My students have been testing the last week or so (for English II and various other classes), so I’ve had quite a lot of time on my hands. After taking down all of the unnecessary and outdated wall-hangings, organizing my files, and taking out the recycling I finally sat down and worked on my curriculum.
I have textbooks, resources, and a handful of random workbooks from which to glean my curriculum. I DO NOT have time to teach the whole literature book. I just don’t. So I have had to find ways to teach the key elements in as little time as possible. Besides literature, I also need to implement more grammar and vocabulary. Part of the 10th grade norm is to write a research paper, which I never seem to have time for. That’s they key here: all of those things take time!
This year, I tried to teach Lord of the Flies to my block class for all of the concepts. Do not do that. The kids don’t get as much grammar, writing instruction, and vocabulary AND they get bored with the book. It’s bad. Unfortunately, I see it’s disadvantage in less-than-satisfactory kids’ test scores. Where normally I might be able to catch those fall-behind kids, I totally didn’t this semester. That’s another blog.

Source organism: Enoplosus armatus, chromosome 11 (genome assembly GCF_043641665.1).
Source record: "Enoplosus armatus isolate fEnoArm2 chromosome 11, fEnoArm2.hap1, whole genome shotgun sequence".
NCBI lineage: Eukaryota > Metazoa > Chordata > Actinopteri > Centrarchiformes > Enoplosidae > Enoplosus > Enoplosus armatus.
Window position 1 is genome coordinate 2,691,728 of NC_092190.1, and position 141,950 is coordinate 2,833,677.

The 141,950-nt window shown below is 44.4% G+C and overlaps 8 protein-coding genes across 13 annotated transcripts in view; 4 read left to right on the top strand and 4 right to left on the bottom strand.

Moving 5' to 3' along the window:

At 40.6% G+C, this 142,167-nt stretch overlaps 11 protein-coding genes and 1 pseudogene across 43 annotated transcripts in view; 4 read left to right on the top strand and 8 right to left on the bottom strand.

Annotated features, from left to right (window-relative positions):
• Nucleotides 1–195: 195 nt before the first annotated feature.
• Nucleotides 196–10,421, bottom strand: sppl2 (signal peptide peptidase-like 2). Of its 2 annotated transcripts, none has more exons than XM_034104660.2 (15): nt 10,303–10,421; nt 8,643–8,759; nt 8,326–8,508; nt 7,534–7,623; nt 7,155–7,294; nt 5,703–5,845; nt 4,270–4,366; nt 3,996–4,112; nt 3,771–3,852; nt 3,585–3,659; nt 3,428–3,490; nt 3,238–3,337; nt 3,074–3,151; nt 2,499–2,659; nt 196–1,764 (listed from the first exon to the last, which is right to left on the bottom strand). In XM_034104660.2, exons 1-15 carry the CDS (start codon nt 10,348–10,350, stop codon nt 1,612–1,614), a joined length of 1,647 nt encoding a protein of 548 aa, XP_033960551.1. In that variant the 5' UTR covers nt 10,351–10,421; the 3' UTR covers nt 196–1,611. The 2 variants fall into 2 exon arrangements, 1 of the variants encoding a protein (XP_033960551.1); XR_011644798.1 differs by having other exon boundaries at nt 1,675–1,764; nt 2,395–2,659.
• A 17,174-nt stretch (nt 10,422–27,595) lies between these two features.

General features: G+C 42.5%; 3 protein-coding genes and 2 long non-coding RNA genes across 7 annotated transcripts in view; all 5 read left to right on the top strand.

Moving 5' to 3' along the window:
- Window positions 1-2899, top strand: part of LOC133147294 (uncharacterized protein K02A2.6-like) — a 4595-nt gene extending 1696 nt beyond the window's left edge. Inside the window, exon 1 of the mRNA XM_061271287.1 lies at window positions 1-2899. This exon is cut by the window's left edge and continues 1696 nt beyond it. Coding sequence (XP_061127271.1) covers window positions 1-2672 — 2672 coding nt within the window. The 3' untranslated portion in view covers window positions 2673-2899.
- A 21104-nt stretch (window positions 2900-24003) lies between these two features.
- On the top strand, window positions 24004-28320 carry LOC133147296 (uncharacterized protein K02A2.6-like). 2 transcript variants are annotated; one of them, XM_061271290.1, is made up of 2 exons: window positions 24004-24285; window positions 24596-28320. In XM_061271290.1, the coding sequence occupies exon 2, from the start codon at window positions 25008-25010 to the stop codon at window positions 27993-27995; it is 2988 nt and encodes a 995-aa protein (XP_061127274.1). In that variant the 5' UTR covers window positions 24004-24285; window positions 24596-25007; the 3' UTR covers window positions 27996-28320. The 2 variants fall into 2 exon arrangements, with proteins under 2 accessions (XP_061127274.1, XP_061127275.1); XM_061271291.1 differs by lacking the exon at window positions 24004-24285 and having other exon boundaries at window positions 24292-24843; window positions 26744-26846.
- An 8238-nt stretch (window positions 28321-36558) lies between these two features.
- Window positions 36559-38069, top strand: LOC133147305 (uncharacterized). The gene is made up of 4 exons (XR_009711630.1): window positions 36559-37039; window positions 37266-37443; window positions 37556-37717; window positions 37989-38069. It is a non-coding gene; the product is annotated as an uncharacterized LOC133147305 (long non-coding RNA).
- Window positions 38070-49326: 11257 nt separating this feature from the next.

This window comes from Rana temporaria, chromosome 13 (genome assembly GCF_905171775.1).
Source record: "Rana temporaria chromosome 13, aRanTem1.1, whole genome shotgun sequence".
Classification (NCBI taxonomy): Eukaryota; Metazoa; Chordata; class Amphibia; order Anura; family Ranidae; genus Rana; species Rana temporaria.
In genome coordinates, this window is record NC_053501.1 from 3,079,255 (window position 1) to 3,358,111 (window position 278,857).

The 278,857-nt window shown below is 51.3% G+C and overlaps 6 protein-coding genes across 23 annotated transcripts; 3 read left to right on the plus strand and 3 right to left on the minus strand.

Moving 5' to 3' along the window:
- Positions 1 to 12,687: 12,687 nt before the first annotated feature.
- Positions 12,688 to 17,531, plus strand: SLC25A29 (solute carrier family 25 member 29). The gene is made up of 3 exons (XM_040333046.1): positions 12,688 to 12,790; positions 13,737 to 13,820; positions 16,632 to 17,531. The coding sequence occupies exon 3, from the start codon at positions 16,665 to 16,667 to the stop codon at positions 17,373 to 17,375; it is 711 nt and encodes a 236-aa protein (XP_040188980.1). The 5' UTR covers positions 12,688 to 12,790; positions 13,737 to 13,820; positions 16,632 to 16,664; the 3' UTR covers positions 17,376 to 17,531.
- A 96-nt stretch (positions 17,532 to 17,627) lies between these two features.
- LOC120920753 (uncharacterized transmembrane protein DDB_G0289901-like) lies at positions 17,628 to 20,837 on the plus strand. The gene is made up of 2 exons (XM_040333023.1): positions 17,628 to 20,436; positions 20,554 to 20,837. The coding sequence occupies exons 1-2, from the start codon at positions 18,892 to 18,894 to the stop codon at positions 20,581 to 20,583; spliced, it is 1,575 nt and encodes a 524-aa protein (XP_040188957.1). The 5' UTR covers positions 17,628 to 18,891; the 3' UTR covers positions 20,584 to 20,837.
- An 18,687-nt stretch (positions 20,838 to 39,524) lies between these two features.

So after beating my head against the literal and proverbial desk, I finally sat down after cleaning and made a true, grammar and vocab filled, concept rich curriculum which I have neatly fit into a block class schedule (just one semester, 1.25 hours a day). I have plenty of writing. I hit all of the key concepts. And I even get to include a research paper AND Julius Caesar!
Ah. The relief! The unadulterated freedom and peace!
It’s ended up being a 6 unit curriculum, with 1-2 added book projects (to be completed outside of class).
Introduction: sentence structure, MLA format, and Main Idea and Details
Unit 1: Plot, Conflict & Character
Unit 2: POV and Genre
Unit 3: Poetry
Unit 4: Non-Fiction
Unit 5: Argument and Persuasion
Unit 6: Julius Caesar
Lord of the Flies and Huckleberry Finn are staple Sophomore English texts, so I’m going to make them required outside-of-school readings with book reports (which is slightly different than my Accelerated English II assignments, which are indepth readings of Secret Life of Bees, Anthem, and Things Fall Apart).
They said by the third year, teaching would become a lot more second-nature. And they weren’t kidding! So excited to finally have a complete curriculum. So much of teaching is trial and error, seeing works and what doesn’t, seeing what kids need to be taught and what they just need to review… It’s safe to say that my job is new EVERY time I enter the classroom. And that’s a-okay with me.
(soon to be MM)